Initiation With Michael Light
An interview with Mark O’Brien
Michael Light was for years involved with the Byron Bay local community, and has seen himself as a medium through whom healing can happen.
He’s worked in the prison system, as a social worker on the streets, in schools where he teaches how to play in a non violent, non competitive way, (the essence of Aboriginal culture) and created the Uncle Project, a project through which men from the community become involved with boys growing up without a father, as uncles.
Recently he received confirmation that he is part Aboriginal, having first being told he was of Italian ancestory, and later, when the dark skin appearing throughout his family raised doubts about that, that he had a Maori grandfather.
He realised that most of what he’d been working on was somehow an unconscious striving of his being, a “genetic compulsion” of his DNA, to reconnect him with his heritage, to where he came from.
Once he learnt of his heritage it all made sense to him as he’d always felt he wasn’t really a part of Western society.
He sees himself as a tree that has some Aboriginal roots, as well as others, and feels that there is an essence in him which is very Aboriginal.
In particular the Uncle Project was a reflection of his heritage, as all Aboriginal initiation, mentor type work, was done by uncles, men of the tribe excluding the father, or even from another tribe altogether.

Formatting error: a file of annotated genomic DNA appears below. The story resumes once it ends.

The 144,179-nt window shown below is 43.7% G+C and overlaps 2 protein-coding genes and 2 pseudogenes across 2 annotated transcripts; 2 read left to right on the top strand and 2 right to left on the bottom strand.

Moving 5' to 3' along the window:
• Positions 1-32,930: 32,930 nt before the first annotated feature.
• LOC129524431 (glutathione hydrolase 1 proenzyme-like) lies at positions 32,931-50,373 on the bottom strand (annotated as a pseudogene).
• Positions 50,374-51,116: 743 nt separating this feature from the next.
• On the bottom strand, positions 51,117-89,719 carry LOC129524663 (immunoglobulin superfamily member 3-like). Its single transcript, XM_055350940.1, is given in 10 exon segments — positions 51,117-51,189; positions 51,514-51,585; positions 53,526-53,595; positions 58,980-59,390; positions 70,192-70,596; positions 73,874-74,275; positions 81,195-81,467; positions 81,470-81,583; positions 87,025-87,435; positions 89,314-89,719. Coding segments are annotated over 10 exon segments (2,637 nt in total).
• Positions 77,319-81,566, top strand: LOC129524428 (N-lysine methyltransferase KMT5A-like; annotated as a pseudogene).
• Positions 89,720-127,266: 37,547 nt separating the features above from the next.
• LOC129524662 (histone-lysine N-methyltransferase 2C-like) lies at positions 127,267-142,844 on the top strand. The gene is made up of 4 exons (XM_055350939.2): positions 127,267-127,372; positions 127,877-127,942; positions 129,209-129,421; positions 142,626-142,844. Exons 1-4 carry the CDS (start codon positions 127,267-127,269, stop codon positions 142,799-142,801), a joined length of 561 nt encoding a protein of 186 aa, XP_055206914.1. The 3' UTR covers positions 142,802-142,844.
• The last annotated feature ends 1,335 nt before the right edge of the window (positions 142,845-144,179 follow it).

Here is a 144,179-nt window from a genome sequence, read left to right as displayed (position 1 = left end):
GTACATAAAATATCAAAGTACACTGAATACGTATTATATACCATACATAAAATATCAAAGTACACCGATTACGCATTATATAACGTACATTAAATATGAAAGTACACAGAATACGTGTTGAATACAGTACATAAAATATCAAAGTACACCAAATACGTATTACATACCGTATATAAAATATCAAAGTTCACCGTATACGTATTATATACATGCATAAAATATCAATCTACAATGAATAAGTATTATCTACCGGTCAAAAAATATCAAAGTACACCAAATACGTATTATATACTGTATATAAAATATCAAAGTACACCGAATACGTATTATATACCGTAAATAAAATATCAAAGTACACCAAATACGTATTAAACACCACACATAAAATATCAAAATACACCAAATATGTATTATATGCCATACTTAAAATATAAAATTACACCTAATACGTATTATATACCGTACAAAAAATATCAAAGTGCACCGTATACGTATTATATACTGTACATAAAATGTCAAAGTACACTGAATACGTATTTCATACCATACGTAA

“It was uncles who taught initiation, who taught the law, who would inflict punishment to law breakers, who were there to support fathers in their relationship with their sons.”
“Most of the problems in modern society stem from an inability to deal with emotional pain, mainly cause kids aren’t taught, aren’t taken aside and shown how to handle fear, anger, jealousy.
This is one of the aims of the Uncle Project, and eventually I hope that it reaches a critical mass in terms of numbers, experience and intention where we can instigate rites of initiation relevant for today, and have it for free.
If the men actually accept the responsibility for teaching the young, of passing on whatever wisdom they have gained, and this is open to all without anyone receiving any monetary “reward” for doing their (existential) job, then the next generation will hopefully be free of much the problems relating to alienation and disconnection from our roots”.
Some of the things we have done include day trips to Mt Warning, a traditional site of men’s business. Milestone experiences tend to be initiatory in nature. Breaking through fear is an important factor’
In Aboriginal society initiation was an ongoing thing, and a man was not be fully initiated until he was middle aged.
Entry into the deepening levels of ritual, of painting, of the tribal secrets, of the dreaming, of the law, of knowledge, was guarded by various rites of initiation, of passage.
The man would have to pass through these portals in order to prove his worth, his intent, integrity, his maturity and commitment, to carry the information for the next generation.
Status was endowed upon those who know the most songs, those being the custodians of the oral history. The initiations are as much about instilling as well as proving maturity, and bestowing authority for law men.
In some West African cultures the boys are given powerful hallucinagens, and some of them don’t come back, they die.
*Perhaps conquering fear in the external sense is overrated as often when faced with a fearful situation we don’t feel the fear, avoid even acknowledging its existence, and come out the other end unchanged because the breaking through hasn’t been conscious.’
Published in the Here & Now magazine, January 1999
See also interviews with Darpan, Graeme Innis, and Anna Davidovich on initiation elsewhere on this site.
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